Butomissa/ Butomissa* A. tuberosum Rottler et Spreng. Majority metacentrica or submetacentricb,c 3d/ 4e / 6f 5S:4–6g 5S: proximal and intercalaryh a(Kumar and Thonger 2018), a, e(Talukder and Sen 2000), a, c, d, e(Sharma and Gohil 2013b), a, b(Sharma and Gohil 2013a), g, h(Do and Seo 2000)
Rhizirideum/ Caespitosoprason* Allium przewalskianum Regel Majority metacentric chromosomesa 2b a, b(Tang et al. 2005)
Allium/ Allium* A. ampeloprasum L. Majorly metacentric, few sub–metacentrica, few subacrocentricb 8c Interstitial C– bands colocalized to silver stained regions in 8 active NORsd, 8 CMA3+/DAPI– bands colocalized to silver stained regions and 35S rDNA sites in NORse 35S:8, 5S: 13 (polymorphic) f 35S: interstitial (4) and pericentromeric (4) in short armsg, 5S: interstitial/ pericentromeric, non–coloclaized to 35S except in one chromosome of 8th pair where it flanks 35S siteh a, c, e, f, g, h(Maragheh et al. 2019), b, c(Koul and Gohil 1970b), b, c, d(Stack and Roelofs 1996)
Allium/ Allium* A. sativum L. Majority metacentrica 2b/ 4c/ 6d/ 4–8e C–Bands: nucleolarf, telomeric and interstitialg, centromeric (2 pairs)h; N–bands: nucelolar (4)i; Active NORs (AgNORs):2, occasionally4j; CMA+/DAPI–bands: 4–6k 5S: 4l, 6m; 45S and 5S rDNA localizedn; telomeric signals in all chromosomeso; numerous satellite signalsp telomeric signals distalq, satellite signals sub–telomeric and interstitialr a(Kumar and Thonger 2018), a, c(Talukder and Sen 2000), a, k(Bacelar et al. 2021), b(Koul and Gohil 1970a), d, f, g(Cortes et al. 1983), e, g, h, j(Yuzbasioglu 2004), i(Cortes and Escalza 1986; Wajahatullah and Vahidy 1990), l(Do and Seo 2000), m(Lee et al. 1999; Son et al. 2012), n(Adams et al. 2001), o, p, q, r(Peška et al. 2019)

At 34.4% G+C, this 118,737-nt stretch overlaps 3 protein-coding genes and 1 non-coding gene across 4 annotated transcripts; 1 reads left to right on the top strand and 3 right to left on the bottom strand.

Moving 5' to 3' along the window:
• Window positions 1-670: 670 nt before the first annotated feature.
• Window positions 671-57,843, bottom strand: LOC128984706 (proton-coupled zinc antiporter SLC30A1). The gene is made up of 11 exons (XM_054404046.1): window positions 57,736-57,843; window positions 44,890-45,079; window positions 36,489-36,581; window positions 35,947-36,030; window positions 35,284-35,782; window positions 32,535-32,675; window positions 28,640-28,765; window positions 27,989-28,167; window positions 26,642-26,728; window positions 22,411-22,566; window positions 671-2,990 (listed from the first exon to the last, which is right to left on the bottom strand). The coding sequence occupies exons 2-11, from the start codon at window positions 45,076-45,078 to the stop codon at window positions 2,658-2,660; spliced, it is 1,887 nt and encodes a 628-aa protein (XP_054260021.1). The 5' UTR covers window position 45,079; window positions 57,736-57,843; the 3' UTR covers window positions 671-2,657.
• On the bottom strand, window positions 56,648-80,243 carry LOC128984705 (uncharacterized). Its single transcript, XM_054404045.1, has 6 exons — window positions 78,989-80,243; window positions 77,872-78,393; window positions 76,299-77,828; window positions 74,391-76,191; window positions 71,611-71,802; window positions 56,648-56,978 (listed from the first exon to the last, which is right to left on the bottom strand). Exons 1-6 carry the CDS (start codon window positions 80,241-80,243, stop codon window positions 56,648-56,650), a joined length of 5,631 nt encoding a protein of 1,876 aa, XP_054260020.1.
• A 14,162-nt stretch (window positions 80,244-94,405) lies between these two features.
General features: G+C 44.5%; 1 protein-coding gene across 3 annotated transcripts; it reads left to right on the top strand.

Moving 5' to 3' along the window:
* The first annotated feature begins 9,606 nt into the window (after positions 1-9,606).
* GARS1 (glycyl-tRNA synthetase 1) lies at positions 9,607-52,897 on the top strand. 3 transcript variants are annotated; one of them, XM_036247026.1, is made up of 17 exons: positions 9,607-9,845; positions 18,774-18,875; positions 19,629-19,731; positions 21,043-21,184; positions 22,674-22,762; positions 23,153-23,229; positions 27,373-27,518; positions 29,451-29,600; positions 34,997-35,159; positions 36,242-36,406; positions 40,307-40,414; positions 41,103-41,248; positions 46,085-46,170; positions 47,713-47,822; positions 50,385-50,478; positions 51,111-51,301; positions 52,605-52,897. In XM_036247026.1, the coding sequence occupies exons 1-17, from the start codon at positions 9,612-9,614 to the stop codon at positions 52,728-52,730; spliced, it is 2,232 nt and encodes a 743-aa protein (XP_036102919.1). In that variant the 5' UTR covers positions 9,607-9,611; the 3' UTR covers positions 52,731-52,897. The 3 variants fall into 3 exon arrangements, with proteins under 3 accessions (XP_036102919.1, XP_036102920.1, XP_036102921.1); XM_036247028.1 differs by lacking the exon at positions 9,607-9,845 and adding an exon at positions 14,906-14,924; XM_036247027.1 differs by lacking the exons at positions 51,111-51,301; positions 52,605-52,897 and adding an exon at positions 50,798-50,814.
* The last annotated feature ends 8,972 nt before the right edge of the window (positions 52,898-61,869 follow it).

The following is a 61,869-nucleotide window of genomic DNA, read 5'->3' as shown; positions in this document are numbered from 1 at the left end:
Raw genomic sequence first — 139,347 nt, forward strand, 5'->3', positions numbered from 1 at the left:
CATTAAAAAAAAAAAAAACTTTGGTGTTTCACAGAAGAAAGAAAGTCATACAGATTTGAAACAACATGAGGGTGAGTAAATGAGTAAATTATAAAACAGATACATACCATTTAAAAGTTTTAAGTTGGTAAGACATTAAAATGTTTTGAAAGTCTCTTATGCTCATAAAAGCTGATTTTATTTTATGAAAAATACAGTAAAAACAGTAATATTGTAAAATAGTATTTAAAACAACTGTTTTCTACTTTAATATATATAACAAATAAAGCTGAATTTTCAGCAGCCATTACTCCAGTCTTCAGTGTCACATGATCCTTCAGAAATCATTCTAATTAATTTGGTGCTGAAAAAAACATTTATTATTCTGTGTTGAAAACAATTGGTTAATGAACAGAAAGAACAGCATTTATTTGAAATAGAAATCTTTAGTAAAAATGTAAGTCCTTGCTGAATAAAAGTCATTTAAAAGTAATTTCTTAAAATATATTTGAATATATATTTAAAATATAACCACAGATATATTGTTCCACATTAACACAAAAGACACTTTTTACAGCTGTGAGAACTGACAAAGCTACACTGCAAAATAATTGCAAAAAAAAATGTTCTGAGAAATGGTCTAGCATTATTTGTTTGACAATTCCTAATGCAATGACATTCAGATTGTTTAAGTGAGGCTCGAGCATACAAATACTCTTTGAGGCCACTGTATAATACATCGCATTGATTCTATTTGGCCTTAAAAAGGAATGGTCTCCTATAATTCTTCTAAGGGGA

Allium/ Avulsea* A. griffithianum Boiss. Majorly metacentrica a(Pandita and Mehra 1981b),
Allium/ Avulsea* Allium rubellum M. Bieb. Majority metacentric to sub–metacentrica 2b/ 6c/ 8d a, b(Abdali and Miri 2020), a, c(Koul et al. 1971), a, d(Khoshoo and Sharma 1959)
Allium/ Caerulea! A. jacquemontii Kunth Majority metacentrica a(Pandita and Mehra 1981b)
Reticulatobulbosa/ Reticulatobulbosa! A. humile Kunth Majority metacentrica a(Pandita and Mehra 1981b)
Polyprason/ Oreiprason* A. roylei Stearn Majority metacentrica or sub–metacentricb 2c tyr-FISH mapping of bulb alliinase gened a, b, c(Sharma and Gohil 2008), c(Kohli and Gohil 2011), d(Khrustaleva et al. 2019)
Polyprason/ Falcatifolia* A. carolinianum DC. Majorly metacentric, few sub–meta– or sub–telocentrica 2b a, b(Pandita and Mehra 1981b; Tang et al. 2005; Dutta et al. 2015;)
Cepa/ Cepa* A. cepa L. Majority metacentric, few submetacentrica 1b, 1–2c, 1–4d, 2e, 2–4f C–Bands: telomericg, intercalaryh, distali, centromeric and at satellitesj; heterochromatic CMA/DAPI/AMD bands at NORs and telomeresk 18S–5.8S–25S rDNA loci: 2–4l, 45S rDNA loci: 3m, 4n, 4–5o, 5p; 5S rDNA loci: 2q, 4r Variable rDNA sitess; distal 45S rDNA loci colocalized with telomeric tandem repeatt and non–colocalized to 5S lociu; 5S loci proximal and distalv or interstitialw; tyrFISH (with allinase, CHS–B and EST markers) reveal chromosome evolutionz a(Fiskesjo 1975; Sulistyaningsih et al. 2002; Ahirwar and Verma 2014), a, d, g(Sato 1981), a,e(Talukder and Sen 2000), a, f(Battaglia 1957), b(Bozzini 1964), c, g, h, j(Puizina and Papea 1996), e,k(Kim et al. 2002), e, o, q, s, u, w(Mancia et al. 2015), g(Ghosh and Roy 1977), i(Tanaka and Taniguchi 1975), l(Schubert and Wobus 1985), m(Fu et al. 2019), n(Do et al. 2001), p(Ricroch et al. 1992), r(Shibata and Hizume 2002), t(Fajkus et al. 2016), v(Shibata and Hizume 2002), z(Khrustaleva et al. 2019)